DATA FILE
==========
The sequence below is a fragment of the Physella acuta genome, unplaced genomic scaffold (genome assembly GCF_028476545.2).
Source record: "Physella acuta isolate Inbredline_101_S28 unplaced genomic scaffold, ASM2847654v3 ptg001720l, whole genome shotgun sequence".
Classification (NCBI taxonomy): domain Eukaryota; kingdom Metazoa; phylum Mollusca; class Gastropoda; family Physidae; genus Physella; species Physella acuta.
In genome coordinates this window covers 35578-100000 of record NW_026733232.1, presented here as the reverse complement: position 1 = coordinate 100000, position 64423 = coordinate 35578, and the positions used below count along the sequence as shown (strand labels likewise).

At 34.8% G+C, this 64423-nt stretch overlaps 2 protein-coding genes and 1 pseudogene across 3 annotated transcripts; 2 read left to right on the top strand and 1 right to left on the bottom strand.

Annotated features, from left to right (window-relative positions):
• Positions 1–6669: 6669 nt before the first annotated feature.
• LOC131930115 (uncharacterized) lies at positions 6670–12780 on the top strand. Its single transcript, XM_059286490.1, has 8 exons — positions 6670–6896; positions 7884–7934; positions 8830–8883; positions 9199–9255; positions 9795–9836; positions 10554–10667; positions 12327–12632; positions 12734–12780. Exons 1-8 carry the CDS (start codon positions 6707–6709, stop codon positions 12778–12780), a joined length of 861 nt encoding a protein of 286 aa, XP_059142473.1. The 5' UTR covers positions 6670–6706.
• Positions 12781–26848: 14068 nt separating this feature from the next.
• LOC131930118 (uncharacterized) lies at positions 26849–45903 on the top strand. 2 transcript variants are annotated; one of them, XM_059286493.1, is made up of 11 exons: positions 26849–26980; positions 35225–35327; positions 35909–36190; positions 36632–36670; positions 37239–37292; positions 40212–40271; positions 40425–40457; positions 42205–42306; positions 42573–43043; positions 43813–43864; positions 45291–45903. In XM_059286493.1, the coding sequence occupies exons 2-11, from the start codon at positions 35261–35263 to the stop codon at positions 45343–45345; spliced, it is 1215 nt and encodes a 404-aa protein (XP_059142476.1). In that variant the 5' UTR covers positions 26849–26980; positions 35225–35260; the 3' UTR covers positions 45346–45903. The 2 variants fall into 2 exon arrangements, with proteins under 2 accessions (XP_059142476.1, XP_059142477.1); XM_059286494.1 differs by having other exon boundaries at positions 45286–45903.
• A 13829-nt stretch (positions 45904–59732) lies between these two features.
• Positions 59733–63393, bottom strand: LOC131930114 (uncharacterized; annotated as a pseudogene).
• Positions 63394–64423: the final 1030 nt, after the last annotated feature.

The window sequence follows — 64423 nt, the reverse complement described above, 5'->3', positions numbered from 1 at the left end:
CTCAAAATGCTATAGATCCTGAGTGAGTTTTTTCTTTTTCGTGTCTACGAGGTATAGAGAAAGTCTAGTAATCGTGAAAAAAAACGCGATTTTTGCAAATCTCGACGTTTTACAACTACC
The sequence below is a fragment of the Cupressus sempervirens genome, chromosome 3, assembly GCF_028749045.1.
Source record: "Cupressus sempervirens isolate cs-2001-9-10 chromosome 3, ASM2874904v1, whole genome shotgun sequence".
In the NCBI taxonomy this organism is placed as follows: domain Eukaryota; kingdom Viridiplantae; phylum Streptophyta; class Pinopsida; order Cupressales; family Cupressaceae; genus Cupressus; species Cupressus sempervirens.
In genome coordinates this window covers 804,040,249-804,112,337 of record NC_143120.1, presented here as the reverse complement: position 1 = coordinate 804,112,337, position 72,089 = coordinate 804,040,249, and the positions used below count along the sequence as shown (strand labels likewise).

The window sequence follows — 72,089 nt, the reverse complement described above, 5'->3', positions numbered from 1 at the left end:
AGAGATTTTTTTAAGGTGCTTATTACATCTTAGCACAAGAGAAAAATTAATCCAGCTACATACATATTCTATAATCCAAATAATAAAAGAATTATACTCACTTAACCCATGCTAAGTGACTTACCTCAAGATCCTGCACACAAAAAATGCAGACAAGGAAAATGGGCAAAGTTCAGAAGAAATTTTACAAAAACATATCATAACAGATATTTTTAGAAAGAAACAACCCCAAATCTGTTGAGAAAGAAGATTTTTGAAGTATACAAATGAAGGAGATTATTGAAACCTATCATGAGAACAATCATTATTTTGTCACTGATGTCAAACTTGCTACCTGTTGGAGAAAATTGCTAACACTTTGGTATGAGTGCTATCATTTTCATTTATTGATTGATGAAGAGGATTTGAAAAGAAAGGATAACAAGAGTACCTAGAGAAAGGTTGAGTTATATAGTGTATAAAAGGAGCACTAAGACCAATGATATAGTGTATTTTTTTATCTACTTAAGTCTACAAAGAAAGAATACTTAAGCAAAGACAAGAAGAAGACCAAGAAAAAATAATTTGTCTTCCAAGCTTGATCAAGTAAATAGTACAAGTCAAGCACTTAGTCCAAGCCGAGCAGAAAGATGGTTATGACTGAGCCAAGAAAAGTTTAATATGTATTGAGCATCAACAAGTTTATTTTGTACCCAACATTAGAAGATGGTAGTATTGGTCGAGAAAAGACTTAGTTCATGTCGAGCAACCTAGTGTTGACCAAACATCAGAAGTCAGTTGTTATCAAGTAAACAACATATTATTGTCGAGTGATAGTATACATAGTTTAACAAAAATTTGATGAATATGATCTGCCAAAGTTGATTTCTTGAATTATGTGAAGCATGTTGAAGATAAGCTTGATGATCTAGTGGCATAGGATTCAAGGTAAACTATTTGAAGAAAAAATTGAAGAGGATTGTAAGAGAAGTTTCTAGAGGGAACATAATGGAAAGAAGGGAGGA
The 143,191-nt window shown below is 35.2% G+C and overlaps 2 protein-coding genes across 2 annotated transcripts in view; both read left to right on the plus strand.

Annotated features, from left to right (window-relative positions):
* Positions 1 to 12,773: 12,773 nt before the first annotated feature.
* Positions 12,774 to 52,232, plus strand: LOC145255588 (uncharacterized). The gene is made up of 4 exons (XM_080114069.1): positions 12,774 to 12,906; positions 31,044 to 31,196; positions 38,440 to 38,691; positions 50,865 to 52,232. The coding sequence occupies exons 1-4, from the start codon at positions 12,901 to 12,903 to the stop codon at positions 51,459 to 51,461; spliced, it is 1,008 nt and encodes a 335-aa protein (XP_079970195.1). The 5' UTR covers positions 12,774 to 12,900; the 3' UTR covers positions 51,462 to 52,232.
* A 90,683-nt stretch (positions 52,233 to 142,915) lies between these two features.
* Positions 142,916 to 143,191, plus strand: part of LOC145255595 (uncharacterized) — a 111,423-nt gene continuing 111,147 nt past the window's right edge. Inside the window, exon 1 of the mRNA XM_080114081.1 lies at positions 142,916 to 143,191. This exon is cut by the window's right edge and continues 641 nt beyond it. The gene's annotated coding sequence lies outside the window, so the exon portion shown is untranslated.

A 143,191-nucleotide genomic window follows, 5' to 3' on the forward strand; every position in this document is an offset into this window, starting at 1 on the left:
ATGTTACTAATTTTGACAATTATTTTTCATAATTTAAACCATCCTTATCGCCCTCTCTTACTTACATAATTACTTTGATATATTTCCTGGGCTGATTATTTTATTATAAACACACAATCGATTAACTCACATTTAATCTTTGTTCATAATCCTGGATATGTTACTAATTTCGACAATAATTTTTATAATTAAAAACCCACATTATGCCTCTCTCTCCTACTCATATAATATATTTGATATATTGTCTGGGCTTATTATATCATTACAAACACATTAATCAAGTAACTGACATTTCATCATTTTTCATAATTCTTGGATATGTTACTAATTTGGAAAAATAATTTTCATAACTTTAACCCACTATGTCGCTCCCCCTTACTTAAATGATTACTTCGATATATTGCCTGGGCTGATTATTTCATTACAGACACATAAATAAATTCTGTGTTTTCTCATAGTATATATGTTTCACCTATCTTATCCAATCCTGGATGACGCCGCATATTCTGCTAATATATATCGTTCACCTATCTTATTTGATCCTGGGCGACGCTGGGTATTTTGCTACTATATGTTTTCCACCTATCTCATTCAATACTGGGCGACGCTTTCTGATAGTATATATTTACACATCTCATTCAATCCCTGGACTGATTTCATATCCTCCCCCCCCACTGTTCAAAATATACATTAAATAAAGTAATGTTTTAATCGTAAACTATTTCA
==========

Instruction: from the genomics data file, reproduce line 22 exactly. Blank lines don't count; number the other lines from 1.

The 143,191-nt window shown below is 35.2% G+C and overlaps 2 protein-coding genes across 2 annotated transcripts in view; both read left to right on the plus strand.